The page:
According to analysis by research firm Forrester, Apple was alone among corporate giants in foreseeing the pandemic risk several years ahead of the global COVID-19 outbreak.
“COVID-19 wasn’t a black swan; any infectious disease expert could have told you a pandemic was inevitable. Yet when we reviewed the Fortune 50’s current 10-K reports, we saw that while 50 per cent mentioned a pandemic in their risk profiles for investors, they classified it as an ‘act of God’. Only Apple had insured the downside,” it said.
Attitudes among all vendors will change as a result of the COVID-19 outbreak, which has swept across the world… Forrester said it sees firms bringing “islands” of risk management in cybersecurity, IT, and operations under the umbrella of “ERM” – enterprise risk management. Firms will invest in supply chain risk management, intelligence, mapping, and visibility while CIOs create a “dependable-by-design approach for all IT services, regardless of hosting model or location” in the medium term, the report said.
MacDailyNews Note: For one example of many of Apple noting the possibility of a pandemic affecting business operations, here’s Apple’s Form 10-K filed on October 30, 2013:
The Company’s business may be impacted by political events, war, terrorism, public health issues, natural disasters and other circumstances.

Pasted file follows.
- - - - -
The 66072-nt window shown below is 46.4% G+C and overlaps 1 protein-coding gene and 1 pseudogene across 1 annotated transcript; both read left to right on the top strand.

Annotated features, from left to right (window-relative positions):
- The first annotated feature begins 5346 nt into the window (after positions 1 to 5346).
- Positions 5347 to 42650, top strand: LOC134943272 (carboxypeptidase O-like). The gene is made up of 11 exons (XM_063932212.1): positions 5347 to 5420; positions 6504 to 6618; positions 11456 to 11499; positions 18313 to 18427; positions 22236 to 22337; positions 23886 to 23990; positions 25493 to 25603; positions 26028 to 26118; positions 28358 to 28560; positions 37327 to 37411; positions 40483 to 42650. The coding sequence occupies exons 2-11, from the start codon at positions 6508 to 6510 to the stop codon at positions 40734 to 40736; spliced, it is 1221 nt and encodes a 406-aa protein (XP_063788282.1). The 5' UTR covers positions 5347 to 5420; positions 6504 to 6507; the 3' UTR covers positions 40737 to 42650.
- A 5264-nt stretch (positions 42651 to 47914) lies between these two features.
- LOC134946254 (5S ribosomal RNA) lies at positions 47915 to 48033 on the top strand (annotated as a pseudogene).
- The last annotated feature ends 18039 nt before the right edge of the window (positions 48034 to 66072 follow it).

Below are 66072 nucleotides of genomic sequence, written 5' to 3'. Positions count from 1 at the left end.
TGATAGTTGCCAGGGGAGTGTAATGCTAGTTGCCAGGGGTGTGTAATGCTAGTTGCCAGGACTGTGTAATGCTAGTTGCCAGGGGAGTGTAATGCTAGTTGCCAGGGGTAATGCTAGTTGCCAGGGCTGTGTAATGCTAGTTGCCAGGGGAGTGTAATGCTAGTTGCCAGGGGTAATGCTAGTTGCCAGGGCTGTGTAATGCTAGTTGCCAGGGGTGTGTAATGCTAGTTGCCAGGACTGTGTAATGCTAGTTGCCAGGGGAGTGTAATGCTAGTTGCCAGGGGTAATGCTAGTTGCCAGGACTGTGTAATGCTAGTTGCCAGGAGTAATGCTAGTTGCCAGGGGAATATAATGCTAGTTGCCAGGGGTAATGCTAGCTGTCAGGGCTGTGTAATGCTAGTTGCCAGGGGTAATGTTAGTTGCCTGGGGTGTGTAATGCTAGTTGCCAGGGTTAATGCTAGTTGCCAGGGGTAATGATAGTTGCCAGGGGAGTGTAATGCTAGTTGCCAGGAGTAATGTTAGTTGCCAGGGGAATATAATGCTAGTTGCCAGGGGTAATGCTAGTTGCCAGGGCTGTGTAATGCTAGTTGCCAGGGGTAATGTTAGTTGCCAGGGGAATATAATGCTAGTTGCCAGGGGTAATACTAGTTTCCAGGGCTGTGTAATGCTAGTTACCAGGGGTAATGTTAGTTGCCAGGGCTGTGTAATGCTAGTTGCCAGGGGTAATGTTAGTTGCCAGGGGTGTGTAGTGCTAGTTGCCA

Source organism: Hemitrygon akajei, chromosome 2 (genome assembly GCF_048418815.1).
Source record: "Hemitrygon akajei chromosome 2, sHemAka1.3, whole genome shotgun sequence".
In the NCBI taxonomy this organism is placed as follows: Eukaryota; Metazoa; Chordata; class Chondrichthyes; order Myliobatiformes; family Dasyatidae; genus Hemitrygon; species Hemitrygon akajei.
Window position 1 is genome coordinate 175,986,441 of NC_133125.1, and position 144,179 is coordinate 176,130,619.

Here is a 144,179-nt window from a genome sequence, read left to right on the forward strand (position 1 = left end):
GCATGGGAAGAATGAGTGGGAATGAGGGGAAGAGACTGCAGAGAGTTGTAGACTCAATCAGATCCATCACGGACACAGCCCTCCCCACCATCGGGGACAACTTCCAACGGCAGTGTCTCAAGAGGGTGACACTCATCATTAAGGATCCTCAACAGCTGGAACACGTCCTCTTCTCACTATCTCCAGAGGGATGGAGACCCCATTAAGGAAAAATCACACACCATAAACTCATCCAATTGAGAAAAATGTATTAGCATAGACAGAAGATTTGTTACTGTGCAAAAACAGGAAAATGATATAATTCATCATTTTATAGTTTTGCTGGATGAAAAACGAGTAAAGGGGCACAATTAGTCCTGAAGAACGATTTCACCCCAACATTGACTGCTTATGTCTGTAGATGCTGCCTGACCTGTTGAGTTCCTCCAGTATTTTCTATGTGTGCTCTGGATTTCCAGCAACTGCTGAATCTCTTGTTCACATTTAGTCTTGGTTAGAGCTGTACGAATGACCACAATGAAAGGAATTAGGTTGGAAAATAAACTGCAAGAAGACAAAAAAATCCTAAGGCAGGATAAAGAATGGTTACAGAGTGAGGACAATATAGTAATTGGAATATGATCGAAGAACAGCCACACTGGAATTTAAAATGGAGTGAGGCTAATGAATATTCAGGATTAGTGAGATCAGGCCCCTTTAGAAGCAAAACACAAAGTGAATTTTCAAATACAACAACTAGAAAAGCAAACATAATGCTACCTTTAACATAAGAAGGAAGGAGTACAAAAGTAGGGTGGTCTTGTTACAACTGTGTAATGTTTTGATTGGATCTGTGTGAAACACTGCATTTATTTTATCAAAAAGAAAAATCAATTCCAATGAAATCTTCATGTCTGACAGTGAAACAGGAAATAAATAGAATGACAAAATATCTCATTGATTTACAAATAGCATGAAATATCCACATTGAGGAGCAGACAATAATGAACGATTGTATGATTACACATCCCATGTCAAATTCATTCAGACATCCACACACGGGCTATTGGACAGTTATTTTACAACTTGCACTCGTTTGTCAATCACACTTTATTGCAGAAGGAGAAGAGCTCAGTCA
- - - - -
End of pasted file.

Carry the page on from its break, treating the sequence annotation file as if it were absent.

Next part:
War, terrorism, geopolitical uncertainties, public health issues, and other business interruptions have caused and could cause damage or disruption to international commerce and the global economy, and thus could have a material adverse effect on the Company, its suppliers, logistics providers, manufacturing vendors and customers, including channel partners. The Company’s business operations are subject to interruption by, among others, natural disasters, fire, power shortages, nuclear power plant accidents, terrorist attacks and other hostile acts, labor disputes, public health issues, and other events beyond its control. Such events could decrease demand for the Company’s products, make it difficult or impossible for the Company to make and deliver products to its customers, including channel partners, or to receive components from its suppliers, and create delays and inefficiencies in the Company’s supply chain. Should major public health issues, including pandemics, arise, the Company could be adversely affected by more stringent employee travel restrictions, additional limitations in freight services, governmental actions limiting the movement of products between regions, delays in production ramps of new products, and disruptions in the operations of the Company’s manufacturing vendors and component suppliers. The majority of the Company’s research and development activities, its corporate headquarters, information technology systems, and other critical business operations, including certain component suppliers and manufacturing vendors, are in locations that could be affected by natural disasters. In the event of a natural disaster, the Company could incur significant losses, require substantial recovery time and experience significant expenditures in order to resume operations.